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Simplicity

 

There is an understated power to simplicity.

When we live a life of simplicity, we strip away the barriers inhibiting us from living out of our true self. We’re freed from the complex web of distractions and false needs we’ve built into our relationships, routines, and expectations. This freedom then resonates throughout our life, built upon a strong sense of steadiness and vision.

Simplicity begins with letting go. Monks express this tangibly by pairing down to the essentials—both emotionally and physically—liberating themselves from the things that weigh down their mind, body, and spirit. What appears to be a form of stark privation under the surface becomes a form of tending, a gardening to make room for the most important seeds of the coming season. As we slowly become aware of the unnecessary complexities taking up too much real estate in our mind—from resentments, to habitual worry, to gossip, or frustrations —we find ourselves lighter, more focused, and more capable of engaging the abundant opportunity that flows all around us. 

To stay clear-headed and clear-sighted, consider establishing boundaries. Your boundaries needn’t be the same as monks—but these demarcations—these refusals—these “noes” create space for a deeper “yes”. Rather than living a shallow experience of life, hyperactively tasting a little bit of everything, boundaries force us to focus, empowering us to go deep. These structures and rules give us a designated space to live in. 

When these rules are made with wisdom and sound reason, they provide a refuge from the noise and a strong sense of purpose and freedom. They allow us to focus our energy on our true priorities: the moments that bring us joy, the tasks that bring us meaning, and the essentials that allow us to thrive.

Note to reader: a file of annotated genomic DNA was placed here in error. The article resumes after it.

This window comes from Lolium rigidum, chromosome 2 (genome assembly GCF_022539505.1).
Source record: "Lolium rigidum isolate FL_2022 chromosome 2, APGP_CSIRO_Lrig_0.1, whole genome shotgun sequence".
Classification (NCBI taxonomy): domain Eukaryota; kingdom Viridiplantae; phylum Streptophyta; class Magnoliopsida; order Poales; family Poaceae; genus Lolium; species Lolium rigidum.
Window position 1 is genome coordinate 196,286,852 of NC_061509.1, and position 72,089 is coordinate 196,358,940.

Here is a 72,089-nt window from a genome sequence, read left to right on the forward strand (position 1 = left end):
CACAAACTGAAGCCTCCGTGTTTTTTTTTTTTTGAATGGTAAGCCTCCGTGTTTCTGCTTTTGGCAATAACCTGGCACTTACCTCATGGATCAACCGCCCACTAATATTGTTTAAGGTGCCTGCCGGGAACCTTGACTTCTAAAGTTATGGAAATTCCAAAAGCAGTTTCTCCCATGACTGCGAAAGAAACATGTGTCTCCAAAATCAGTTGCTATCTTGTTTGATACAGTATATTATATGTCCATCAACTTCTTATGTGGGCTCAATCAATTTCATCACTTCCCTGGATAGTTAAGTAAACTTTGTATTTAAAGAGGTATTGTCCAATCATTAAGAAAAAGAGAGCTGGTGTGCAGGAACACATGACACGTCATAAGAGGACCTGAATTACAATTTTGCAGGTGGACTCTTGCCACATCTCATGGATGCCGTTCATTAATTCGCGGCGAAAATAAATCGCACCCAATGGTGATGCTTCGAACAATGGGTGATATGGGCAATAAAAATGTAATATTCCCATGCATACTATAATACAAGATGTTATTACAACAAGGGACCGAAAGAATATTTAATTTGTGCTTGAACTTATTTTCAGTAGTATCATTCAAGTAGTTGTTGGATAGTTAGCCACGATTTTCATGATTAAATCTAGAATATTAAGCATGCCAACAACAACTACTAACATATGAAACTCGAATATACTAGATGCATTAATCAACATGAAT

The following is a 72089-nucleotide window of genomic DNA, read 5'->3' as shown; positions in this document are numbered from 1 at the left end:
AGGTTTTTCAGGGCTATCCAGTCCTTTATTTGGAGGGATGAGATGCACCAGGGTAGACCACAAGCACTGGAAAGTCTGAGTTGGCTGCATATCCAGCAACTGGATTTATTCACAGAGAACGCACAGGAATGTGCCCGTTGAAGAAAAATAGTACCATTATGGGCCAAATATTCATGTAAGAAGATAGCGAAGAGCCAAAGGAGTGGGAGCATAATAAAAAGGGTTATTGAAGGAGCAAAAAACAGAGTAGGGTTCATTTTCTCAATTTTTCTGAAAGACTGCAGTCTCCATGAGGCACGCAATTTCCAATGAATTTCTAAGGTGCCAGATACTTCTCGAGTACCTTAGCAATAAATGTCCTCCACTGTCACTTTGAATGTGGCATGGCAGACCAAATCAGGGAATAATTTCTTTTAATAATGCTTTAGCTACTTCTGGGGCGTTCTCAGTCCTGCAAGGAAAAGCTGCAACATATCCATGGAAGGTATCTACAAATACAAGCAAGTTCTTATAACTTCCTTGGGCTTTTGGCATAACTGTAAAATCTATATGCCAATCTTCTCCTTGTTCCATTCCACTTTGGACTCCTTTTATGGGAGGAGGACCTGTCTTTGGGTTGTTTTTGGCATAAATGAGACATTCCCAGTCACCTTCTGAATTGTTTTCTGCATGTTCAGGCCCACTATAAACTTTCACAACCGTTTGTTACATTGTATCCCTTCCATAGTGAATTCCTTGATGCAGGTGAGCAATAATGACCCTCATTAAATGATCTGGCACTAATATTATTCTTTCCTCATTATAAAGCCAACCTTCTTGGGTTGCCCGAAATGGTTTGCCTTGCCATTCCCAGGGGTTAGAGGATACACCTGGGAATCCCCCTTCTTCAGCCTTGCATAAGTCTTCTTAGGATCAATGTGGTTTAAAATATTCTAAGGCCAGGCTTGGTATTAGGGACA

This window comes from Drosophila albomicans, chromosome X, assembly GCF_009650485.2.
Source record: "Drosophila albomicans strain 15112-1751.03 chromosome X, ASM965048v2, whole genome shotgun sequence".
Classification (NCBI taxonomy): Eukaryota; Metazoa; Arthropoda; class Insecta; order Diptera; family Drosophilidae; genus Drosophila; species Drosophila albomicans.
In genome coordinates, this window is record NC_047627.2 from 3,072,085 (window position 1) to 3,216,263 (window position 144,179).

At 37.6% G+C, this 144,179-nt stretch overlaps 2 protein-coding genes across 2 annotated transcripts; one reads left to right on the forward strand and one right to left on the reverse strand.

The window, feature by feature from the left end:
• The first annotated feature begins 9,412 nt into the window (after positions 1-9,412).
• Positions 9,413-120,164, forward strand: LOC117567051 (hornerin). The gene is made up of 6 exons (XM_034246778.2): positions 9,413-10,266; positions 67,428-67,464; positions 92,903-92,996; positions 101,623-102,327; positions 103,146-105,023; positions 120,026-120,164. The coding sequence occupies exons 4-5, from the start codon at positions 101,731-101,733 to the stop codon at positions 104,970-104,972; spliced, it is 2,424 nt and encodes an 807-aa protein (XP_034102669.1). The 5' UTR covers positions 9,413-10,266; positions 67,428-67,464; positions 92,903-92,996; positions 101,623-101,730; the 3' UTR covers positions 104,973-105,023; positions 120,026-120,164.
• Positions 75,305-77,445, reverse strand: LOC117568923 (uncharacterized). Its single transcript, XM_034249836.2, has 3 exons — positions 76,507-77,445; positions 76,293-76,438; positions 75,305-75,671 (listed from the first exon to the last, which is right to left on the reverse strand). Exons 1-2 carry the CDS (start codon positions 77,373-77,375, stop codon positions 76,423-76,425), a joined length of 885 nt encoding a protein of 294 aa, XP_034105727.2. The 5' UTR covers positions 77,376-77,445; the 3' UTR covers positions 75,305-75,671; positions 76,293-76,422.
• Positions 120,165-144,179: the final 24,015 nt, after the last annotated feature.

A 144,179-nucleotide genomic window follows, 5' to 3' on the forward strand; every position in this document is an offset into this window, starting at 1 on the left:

WAYS TO INCORPORATE THIS PRACTICE

THEMES 

Simplify • Say no • Detachment

HABITS 

Spend a month doing some inner decluttering. You can do this by limiting the news and information you consume via the radio, podcasts, television and online to certain times of the day—while simultaneously carving out time for silence and solitude.

Spend a month doing some outer decluttering. Spend 15 minutes a day focused on simplifying clutter on your desk, on your walls and in your drawers.

For one month, don’t spend money on anything that isn’t truly an absolute need. At the end of the month reflect on your experience.

“What appears to be a form of stark privation under the surface becomes a form of tending, a gardening to make room for the most important seeds of the coming season.”

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